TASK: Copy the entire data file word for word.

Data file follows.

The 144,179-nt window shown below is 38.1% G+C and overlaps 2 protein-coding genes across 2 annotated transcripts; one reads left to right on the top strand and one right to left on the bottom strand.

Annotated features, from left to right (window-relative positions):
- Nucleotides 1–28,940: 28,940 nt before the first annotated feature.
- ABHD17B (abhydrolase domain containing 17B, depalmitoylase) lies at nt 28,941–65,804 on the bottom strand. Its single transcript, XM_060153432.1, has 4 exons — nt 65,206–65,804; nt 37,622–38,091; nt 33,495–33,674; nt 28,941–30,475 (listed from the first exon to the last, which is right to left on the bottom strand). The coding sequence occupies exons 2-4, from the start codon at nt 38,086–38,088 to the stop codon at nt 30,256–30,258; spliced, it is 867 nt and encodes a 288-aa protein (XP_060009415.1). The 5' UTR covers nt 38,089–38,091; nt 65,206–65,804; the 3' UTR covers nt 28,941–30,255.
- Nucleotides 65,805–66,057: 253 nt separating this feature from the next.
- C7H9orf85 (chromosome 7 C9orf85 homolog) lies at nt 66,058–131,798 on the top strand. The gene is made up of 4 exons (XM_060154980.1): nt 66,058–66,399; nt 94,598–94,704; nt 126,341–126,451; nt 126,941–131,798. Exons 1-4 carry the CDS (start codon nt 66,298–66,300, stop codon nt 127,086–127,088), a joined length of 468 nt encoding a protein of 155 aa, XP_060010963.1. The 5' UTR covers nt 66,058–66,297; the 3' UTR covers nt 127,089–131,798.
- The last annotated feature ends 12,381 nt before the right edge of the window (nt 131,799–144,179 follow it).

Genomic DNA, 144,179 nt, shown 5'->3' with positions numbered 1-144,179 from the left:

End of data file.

The 144,179-nt window shown below is 38.1% G+C and overlaps 2 protein-coding genes across 2 annotated transcripts; one reads left to right on the top strand and one right to left on the bottom strand.

Annotated features, from left to right (window-relative positions):
- Nucleotides 1–28,940: 28,940 nt before the first annotated feature.
- ABHD17B (abhydrolase domain containing 17B, depalmitoylase) lies at nt 28,941–65,804 on the bottom strand. Its single transcript, XM_060153432.1, has 4 exons — nt 65,206–65,804; nt 37,622–38,091; nt 33,495–33,674; nt 28,941–30,475 (listed from the first exon to the last, which is right to left on the bottom strand). The coding sequence occupies exons 2-4, from the start codon at nt 38,086–38,088 to the stop codon at nt 30,256–30,258; spliced, it is 867 nt and encodes a 288-aa protein (XP_060009415.1). The 5' UTR covers nt 38,089–38,091; nt 65,206–65,804; the 3' UTR covers nt 28,941–30,255.
- Nucleotides 65,805–66,057: 253 nt separating this feature from the next.
- C7H9orf85 (chromosome 7 C9orf85 homolog) lies at nt 66,058–131,798 on the top strand. The gene is made up of 4 exons (XM_060154980.1): nt 66,058–66,399; nt 94,598–94,704; nt 126,341–126,451; nt 126,941–131,798. Exons 1-4 carry the CDS (start codon nt 66,298–66,300, stop codon nt 127,086–127,088), a joined length of 468 nt encoding a protein of 155 aa, XP_060010963.1. The 5' UTR covers nt 66,058–66,297; the 3' UTR covers nt 127,089–131,798.
- The last annotated feature ends 12,381 nt before the right edge of the window (nt 131,799–144,179 follow it).

Genomic DNA, 144,179 nt, shown 5'->3' with positions numbered 1-144,179 from the left: